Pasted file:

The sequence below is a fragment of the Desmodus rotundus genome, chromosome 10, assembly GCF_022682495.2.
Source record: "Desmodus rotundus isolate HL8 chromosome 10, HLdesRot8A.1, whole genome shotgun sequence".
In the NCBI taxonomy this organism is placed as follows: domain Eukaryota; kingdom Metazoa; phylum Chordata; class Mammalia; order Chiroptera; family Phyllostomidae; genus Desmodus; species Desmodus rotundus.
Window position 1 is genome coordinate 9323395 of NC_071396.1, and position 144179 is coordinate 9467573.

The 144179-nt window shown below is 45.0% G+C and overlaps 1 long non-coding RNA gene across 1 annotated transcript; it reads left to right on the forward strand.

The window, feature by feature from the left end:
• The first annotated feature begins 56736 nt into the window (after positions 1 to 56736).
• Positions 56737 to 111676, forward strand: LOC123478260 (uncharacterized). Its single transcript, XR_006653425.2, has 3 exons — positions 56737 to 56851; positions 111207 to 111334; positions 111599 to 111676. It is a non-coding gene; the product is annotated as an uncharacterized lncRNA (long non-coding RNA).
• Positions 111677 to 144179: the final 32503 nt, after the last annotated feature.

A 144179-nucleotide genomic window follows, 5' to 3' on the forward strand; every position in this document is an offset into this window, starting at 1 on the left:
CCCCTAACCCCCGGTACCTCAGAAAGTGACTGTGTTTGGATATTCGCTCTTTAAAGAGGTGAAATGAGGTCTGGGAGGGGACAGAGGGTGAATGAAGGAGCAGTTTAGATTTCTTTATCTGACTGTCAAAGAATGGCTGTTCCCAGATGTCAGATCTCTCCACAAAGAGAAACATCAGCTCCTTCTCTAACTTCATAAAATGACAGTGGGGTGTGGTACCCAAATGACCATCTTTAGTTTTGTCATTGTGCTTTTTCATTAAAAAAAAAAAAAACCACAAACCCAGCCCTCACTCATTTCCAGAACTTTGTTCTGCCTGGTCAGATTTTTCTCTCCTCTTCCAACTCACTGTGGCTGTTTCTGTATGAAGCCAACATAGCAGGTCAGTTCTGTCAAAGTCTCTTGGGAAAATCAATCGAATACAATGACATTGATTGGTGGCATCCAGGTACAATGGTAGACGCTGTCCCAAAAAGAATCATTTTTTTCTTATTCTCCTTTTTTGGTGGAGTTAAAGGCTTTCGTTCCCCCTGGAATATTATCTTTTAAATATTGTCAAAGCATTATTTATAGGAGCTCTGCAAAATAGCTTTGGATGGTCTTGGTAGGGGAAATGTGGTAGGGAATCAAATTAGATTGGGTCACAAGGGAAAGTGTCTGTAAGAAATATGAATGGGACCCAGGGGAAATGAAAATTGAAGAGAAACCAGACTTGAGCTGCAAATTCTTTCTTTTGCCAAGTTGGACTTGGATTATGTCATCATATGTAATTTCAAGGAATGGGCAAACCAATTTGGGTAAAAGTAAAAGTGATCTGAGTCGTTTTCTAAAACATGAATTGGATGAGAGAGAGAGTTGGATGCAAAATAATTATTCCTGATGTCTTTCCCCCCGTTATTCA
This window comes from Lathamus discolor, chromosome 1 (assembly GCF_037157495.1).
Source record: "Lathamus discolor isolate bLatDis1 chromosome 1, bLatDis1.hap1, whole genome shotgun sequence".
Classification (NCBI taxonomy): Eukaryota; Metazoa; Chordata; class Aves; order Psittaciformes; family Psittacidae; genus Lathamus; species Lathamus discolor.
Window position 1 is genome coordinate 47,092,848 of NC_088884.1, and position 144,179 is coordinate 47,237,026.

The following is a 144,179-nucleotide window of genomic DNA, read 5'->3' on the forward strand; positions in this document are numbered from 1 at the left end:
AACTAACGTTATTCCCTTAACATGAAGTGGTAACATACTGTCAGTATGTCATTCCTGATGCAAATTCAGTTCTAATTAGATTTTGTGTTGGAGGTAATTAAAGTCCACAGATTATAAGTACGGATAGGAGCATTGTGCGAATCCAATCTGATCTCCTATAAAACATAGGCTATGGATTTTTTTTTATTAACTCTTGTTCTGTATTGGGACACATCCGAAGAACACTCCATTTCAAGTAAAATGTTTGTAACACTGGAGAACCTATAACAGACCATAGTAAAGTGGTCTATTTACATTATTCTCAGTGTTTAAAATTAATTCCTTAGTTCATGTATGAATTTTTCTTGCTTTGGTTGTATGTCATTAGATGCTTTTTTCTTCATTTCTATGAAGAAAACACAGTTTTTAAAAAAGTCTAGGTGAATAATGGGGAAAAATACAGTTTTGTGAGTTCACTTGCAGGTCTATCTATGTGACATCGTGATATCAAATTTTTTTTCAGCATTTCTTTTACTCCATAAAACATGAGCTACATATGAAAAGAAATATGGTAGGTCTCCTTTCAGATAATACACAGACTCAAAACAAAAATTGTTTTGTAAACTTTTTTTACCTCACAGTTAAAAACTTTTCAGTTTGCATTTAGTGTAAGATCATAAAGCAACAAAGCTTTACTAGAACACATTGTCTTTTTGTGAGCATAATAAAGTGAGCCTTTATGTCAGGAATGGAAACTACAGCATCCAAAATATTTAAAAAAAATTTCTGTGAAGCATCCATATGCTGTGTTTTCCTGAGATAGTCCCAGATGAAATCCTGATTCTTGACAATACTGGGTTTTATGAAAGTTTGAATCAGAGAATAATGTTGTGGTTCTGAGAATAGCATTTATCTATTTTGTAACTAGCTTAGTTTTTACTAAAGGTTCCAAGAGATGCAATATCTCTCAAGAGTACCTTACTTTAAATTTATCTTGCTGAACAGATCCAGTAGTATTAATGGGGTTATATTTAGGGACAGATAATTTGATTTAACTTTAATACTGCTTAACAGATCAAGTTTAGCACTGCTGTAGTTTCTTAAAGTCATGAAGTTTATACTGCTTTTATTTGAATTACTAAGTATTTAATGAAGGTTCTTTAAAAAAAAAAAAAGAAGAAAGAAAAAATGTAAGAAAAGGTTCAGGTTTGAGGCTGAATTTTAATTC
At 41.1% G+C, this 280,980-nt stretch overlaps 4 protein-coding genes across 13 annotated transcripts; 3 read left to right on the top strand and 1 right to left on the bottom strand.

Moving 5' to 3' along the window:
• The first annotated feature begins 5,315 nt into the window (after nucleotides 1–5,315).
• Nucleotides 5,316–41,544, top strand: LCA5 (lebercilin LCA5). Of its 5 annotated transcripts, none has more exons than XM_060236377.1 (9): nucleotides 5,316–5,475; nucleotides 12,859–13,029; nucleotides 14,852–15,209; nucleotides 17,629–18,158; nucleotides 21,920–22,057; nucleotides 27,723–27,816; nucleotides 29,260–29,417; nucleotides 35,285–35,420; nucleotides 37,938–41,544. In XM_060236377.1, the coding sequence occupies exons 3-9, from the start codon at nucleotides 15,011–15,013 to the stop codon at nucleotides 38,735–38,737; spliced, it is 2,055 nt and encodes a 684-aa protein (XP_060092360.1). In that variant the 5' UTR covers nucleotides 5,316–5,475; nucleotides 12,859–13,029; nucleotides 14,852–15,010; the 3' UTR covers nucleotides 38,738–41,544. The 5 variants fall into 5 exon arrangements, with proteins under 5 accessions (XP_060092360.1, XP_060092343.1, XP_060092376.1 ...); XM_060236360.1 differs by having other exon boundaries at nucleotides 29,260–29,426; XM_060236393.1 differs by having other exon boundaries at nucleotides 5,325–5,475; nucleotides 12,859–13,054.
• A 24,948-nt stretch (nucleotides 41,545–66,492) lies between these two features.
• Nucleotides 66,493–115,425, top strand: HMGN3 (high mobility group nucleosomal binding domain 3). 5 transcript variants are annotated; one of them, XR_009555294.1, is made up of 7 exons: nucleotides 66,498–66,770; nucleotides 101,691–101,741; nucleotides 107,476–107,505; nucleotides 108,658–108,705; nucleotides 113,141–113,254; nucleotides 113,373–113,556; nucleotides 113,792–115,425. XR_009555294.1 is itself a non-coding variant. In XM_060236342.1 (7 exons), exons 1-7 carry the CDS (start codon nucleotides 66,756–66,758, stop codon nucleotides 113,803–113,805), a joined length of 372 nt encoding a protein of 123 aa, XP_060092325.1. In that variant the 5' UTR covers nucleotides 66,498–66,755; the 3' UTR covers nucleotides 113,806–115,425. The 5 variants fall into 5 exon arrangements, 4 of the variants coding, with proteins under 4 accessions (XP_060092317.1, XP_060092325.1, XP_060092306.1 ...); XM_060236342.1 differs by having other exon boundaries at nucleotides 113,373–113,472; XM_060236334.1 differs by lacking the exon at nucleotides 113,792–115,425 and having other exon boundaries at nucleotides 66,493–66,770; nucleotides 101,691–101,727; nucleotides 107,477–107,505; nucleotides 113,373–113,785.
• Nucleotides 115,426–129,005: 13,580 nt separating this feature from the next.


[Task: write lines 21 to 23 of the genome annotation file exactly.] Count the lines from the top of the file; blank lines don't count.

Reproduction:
• Nucleotides 5,316–41,544, top strand: LCA5 (lebercilin LCA5). Of its 5 annotated transcripts, none has more exons than XM_060236377.1 (9): nucleotides 5,316–5,475; nucleotides 12,859–13,029; nucleotides 14,852–15,209; nucleotides 17,629–18,158; nucleotides 21,920–22,057; nucleotides 27,723–27,816; nucleotides 29,260–29,417; nucleotides 35,285–35,420; nucleotides 37,938–41,544. In XM_060236377.1, the coding sequence occupies exons 3-9, from the start codon at nucleotides 15,011–15,013 to the stop codon at nucleotides 38,735–38,737; spliced, it is 2,055 nt and encodes a 684-aa protein (XP_060092360.1). In that variant the 5' UTR covers nucleotides 5,316–5,475; nucleotides 12,859–13,029; nucleotides 14,852–15,010; the 3' UTR covers nucleotides 38,738–41,544. The 5 variants fall into 5 exon arrangements, with proteins under 5 accessions (XP_060092360.1, XP_060092343.1, XP_060092376.1 ...); XM_060236360.1 differs by having other exon boundaries at nucleotides 29,260–29,426; XM_060236393.1 differs by having other exon boundaries at nucleotides 5,325–5,475; nucleotides 12,859–13,054.
• A 24,948-nt stretch (nucleotides 41,545–66,492) lies between these two features.
• Nucleotides 66,493–115,425, top strand: HMGN3 (high mobility group nucleosomal binding domain 3). 5 transcript variants are annotated; one of them, XR_009555294.1, is made up of 7 exons: nucleotides 66,498–66,770; nucleotides 101,691–101,741; nucleotides 107,476–107,505; nucleotides 108,658–108,705; nucleotides 113,141–113,254; nucleotides 113,373–113,556; nucleotides 113,792–115,425. XR_009555294.1 is itself a non-coding variant. In XM_060236342.1 (7 exons), exons 1-7 carry the CDS (start codon nucleotides 66,756–66,758, stop codon nucleotides 113,803–113,805), a joined length of 372 nt encoding a protein of 123 aa, XP_060092325.1. In that variant the 5' UTR covers nucleotides 66,498–66,755; the 3' UTR covers nucleotides 113,806–115,425. The 5 variants fall into 5 exon arrangements, 4 of the variants coding, with proteins under 4 accessions (XP_060092317.1, XP_060092325.1, XP_060092306.1 ...); XM_060236342.1 differs by having other exon boundaries at nucleotides 113,373–113,472; XM_060236334.1 differs by lacking the exon at nucleotides 113,792–115,425 and having other exon boundaries at nucleotides 66,493–66,770; nucleotides 101,691–101,727; nucleotides 107,477–107,505; nucleotides 113,373–113,785.